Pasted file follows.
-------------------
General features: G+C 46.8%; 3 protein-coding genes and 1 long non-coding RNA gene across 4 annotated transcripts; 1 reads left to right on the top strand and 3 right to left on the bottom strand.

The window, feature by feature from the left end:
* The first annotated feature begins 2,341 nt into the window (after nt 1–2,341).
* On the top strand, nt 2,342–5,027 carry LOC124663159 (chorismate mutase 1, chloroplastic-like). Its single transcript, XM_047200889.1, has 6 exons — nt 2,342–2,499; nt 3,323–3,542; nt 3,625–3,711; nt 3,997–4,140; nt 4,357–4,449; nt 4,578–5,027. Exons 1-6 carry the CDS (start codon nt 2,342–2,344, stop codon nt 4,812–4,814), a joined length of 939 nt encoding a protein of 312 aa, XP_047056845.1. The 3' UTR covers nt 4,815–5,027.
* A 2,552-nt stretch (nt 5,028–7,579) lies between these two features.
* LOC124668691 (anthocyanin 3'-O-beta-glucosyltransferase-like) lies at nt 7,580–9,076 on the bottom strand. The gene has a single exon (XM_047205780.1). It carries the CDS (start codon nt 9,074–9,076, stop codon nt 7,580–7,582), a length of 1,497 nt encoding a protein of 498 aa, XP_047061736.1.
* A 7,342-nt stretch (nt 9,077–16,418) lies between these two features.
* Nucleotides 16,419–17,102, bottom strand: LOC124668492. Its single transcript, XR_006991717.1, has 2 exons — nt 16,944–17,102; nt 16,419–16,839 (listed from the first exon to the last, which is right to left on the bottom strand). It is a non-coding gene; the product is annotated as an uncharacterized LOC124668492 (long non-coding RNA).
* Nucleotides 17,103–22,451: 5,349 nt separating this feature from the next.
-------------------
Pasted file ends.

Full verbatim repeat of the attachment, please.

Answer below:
General features: G+C 46.8%; 3 protein-coding genes and 1 long non-coding RNA gene across 4 annotated transcripts; 1 reads left to right on the top strand and 3 right to left on the bottom strand.

The window, feature by feature from the left end:
* The first annotated feature begins 2,341 nt into the window (after nt 1–2,341).
* On the top strand, nt 2,342–5,027 carry LOC124663159 (chorismate mutase 1, chloroplastic-like). Its single transcript, XM_047200889.1, has 6 exons — nt 2,342–2,499; nt 3,323–3,542; nt 3,625–3,711; nt 3,997–4,140; nt 4,357–4,449; nt 4,578–5,027. Exons 1-6 carry the CDS (start codon nt 2,342–2,344, stop codon nt 4,812–4,814), a joined length of 939 nt encoding a protein of 312 aa, XP_047056845.1. The 3' UTR covers nt 4,815–5,027.
* A 2,552-nt stretch (nt 5,028–7,579) lies between these two features.
* LOC124668691 (anthocyanin 3'-O-beta-glucosyltransferase-like) lies at nt 7,580–9,076 on the bottom strand. The gene has a single exon (XM_047205780.1). It carries the CDS (start codon nt 9,074–9,076, stop codon nt 7,580–7,582), a length of 1,497 nt encoding a protein of 498 aa, XP_047061736.1.
* A 7,342-nt stretch (nt 9,077–16,418) lies between these two features.
* Nucleotides 16,419–17,102, bottom strand: LOC124668492. Its single transcript, XR_006991717.1, has 2 exons — nt 16,944–17,102; nt 16,419–16,839 (listed from the first exon to the last, which is right to left on the bottom strand). It is a non-coding gene; the product is annotated as an uncharacterized LOC124668492 (long non-coding RNA).
* Nucleotides 17,103–22,451: 5,349 nt separating this feature from the next.